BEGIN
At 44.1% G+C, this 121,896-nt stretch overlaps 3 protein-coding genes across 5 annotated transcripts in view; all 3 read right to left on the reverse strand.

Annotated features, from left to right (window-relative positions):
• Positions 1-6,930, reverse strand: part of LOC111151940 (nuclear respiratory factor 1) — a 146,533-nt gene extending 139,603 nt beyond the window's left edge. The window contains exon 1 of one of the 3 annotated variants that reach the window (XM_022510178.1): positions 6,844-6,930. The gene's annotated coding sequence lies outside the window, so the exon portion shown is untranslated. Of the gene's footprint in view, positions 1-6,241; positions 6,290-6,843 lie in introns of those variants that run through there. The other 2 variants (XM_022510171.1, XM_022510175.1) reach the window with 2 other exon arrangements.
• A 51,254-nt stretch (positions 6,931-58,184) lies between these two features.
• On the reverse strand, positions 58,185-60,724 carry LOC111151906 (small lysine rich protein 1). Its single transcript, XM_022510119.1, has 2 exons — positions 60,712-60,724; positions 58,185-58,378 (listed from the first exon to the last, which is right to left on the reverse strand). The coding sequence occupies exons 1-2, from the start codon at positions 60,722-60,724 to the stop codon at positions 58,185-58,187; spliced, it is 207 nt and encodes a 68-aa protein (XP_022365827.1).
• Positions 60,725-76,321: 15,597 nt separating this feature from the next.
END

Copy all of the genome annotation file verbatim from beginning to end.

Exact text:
At 44.1% G+C, this 121,896-nt stretch overlaps 3 protein-coding genes across 5 annotated transcripts in view; all 3 read right to left on the reverse strand.

Annotated features, from left to right (window-relative positions):
• Positions 1-6,930, reverse strand: part of LOC111151940 (nuclear respiratory factor 1) — a 146,533-nt gene extending 139,603 nt beyond the window's left edge. The window contains exon 1 of one of the 3 annotated variants that reach the window (XM_022510178.1): positions 6,844-6,930. The gene's annotated coding sequence lies outside the window, so the exon portion shown is untranslated. Of the gene's footprint in view, positions 1-6,241; positions 6,290-6,843 lie in introns of those variants that run through there. The other 2 variants (XM_022510171.1, XM_022510175.1) reach the window with 2 other exon arrangements.
• A 51,254-nt stretch (positions 6,931-58,184) lies between these two features.
• On the reverse strand, positions 58,185-60,724 carry LOC111151906 (small lysine rich protein 1). Its single transcript, XM_022510119.1, has 2 exons — positions 60,712-60,724; positions 58,185-58,378 (listed from the first exon to the last, which is right to left on the reverse strand). The coding sequence occupies exons 1-2, from the start codon at positions 60,722-60,724 to the stop codon at positions 58,185-58,187; spliced, it is 207 nt and encodes a 68-aa protein (XP_022365827.1).
• Positions 60,725-76,321: 15,597 nt separating this feature from the next.